The bottom line is clear: Our vital interests in Afghanistan are limited and military victory is not the key to achieving them. On the contrary, waging a lengthy counterinsurgency war in Afghanistan may well do more to aid Taliban recruiting than to dismantle the group, help spread conflict further into Pakistan, unify radical groups that might otherwise be quarreling amongst themselves, threaten the long-term health of the U.S. economy, and prevent the U.S. government from turning its full attention to other pressing problems. -- Afghanistan Study Group

Monday, October 8, 2012

War News for Monday, October 08, 2012

Reported security incidents
#1: A volunteer of Peace Committee, an anti-Taliban militia, was killed and four others injured during a clash with militants here in Bara on Monday. According to security sources, the skirmish, took place in Tirah valley of Khyber Agency during which a peace committee member was killed while four others injured. The injured were shifted to Landi Kotal hospital

#2: Meanwhile unidentified miscreants blew up a NATO truck, carrying goods and food items to Afghanistan on Jamrud bypass but no causality or injury was reported. Officials said that militants had planted an explosive device along Jamrud bypass road to target the NATO convoy, adding that two trucks were targeted in the same area in just an hour.

#3: Up to 18 Taliban militant have been killed in one-day military operations in different Afghan provinces, the country's Interior Ministry said Monday. "Afghan National Police (ANP) supported by the army and the NATO-led coalition forces launched four cleanup operations in Kabul, Nangarhar, Paktika and Helmand provinces, killing 18 armed Taliban insurgents and detaining four others within the past 24 hours," the ministry said in a statement providing daily operational updates.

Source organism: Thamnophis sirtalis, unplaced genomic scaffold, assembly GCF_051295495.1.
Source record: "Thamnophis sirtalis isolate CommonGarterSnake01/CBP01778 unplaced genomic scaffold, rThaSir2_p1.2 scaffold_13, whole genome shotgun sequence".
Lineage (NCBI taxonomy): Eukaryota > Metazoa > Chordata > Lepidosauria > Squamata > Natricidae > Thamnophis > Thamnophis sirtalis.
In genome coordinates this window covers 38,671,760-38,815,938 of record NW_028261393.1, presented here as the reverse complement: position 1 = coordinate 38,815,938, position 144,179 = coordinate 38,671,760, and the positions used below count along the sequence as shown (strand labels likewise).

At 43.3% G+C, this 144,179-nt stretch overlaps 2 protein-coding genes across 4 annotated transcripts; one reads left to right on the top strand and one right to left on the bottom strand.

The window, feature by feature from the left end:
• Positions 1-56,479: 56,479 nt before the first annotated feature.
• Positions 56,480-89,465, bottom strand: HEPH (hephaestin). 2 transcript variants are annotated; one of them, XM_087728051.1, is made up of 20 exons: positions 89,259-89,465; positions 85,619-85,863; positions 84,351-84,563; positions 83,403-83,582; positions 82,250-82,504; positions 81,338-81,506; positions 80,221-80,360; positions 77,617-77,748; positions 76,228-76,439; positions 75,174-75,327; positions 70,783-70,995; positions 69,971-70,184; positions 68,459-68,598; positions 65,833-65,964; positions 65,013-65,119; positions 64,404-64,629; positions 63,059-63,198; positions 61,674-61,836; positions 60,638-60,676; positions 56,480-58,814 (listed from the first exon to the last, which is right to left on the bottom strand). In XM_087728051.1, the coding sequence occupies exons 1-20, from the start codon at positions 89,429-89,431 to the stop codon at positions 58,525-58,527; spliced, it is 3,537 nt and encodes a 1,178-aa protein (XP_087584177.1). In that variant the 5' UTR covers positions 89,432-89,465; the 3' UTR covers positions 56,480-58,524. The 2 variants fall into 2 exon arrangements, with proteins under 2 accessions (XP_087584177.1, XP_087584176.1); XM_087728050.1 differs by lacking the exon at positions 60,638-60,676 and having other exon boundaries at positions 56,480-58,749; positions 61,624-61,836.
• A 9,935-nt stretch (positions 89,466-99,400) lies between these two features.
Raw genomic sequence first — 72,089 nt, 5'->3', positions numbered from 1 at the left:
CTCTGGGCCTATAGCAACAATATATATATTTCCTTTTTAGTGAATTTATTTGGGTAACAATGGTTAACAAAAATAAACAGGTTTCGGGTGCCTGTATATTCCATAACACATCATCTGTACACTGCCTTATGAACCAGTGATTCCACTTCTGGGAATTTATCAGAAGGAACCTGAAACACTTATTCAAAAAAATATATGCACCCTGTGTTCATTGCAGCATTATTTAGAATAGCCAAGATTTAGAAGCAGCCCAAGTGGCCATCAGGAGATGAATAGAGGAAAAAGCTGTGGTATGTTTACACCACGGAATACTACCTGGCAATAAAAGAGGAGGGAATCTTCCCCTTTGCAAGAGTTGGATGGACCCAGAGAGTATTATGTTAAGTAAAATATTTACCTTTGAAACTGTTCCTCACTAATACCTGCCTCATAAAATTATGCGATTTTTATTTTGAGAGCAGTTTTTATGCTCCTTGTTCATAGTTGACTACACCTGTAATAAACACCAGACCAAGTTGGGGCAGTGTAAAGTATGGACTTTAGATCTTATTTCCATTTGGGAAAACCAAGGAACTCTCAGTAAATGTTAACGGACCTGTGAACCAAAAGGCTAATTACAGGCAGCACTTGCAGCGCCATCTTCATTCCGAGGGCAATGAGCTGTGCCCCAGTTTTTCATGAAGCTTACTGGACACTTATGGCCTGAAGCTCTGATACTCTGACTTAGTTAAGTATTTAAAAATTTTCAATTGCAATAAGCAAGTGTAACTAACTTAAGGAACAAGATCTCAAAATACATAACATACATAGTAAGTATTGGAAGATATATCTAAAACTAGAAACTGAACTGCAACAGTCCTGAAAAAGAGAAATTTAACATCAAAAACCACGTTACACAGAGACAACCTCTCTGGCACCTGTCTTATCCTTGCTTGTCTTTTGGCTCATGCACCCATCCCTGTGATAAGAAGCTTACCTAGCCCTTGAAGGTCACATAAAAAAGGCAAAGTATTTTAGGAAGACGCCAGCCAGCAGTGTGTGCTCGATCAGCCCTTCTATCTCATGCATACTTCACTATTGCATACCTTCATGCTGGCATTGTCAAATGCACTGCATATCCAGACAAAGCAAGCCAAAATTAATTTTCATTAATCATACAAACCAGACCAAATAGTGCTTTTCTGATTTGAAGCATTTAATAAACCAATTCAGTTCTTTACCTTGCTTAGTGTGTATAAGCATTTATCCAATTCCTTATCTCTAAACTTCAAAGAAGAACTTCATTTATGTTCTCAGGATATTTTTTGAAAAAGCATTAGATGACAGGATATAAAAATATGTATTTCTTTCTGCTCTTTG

#4: Separately, four militant, who were emplacing Improvised Explosive Devices (IEDs) along a main road in Sayed Abad district, eastern Wardak province, were killed when their IEDs went off prematurely on Sunday, according to the statement.

#5: In another development, five militant were killed when they launched an attack against border police checkpoints in Lal Poor district in eastern Nangarhar province, bordering Pakistan overnight, a police spokesman in the region, Idris Momand, told Xinhua on Monday, adding no policeman was injured in the attack.

#6: A suicide car bomber targeting an Afghan police station in the southern city of Lashkar Gah killed at least two intelligence agents and wounded seven other people on Monday, police said. Three intelligence agents were among those hurt as the bomb detonated at the gate of the police station, while the rest were civilians, police spokesman Farid Ahmad Farhang told AFP.

#7: According to local authorities in eastern Kunar province of Afghanistan, at least 36 artillery shells landed in Dangam and Sarkano districts from Pakistan on Sunday night. Provincial governor spokesman Wasifullah Wasifi confirming the report said the shelling did not cause any casualties to the local residents.

DoD: Warrant Officer Joseph L. Schiro

DoD: Staff Sgt. Justin C. Marquez


Dancewater said...

Doctor’s fate will give hint of Iraq’s future

When the presidential candidates finally get to their foreign-policy debate, they aren’t likely to dwell on Iraq.

No wonder. That subject, which most Americans want to forget, doesn’t reflect well on either political party.

Nothing more clearly reveals the sad state we’ve left behind than the case of Riyadh al-Adhadh, a Sunni doctor who thought democracy could change his country.

Elected deputy chairman of the Baghdad Provincial Council, Dr. Riyadh (as everyone calls him) has been jailed for the last eight months, wrongly accused of terrorism.

“I am innocent,” the doctor told me last week, with heavy emotion, in a phone call from prison. “ I am working through the constitution. I do not believe you have to use violence to get change.”& amp; amp; amp; lt; /p>

Americans who know Dr. Riyadh well think the charges against him are absurd.

So what’s going on?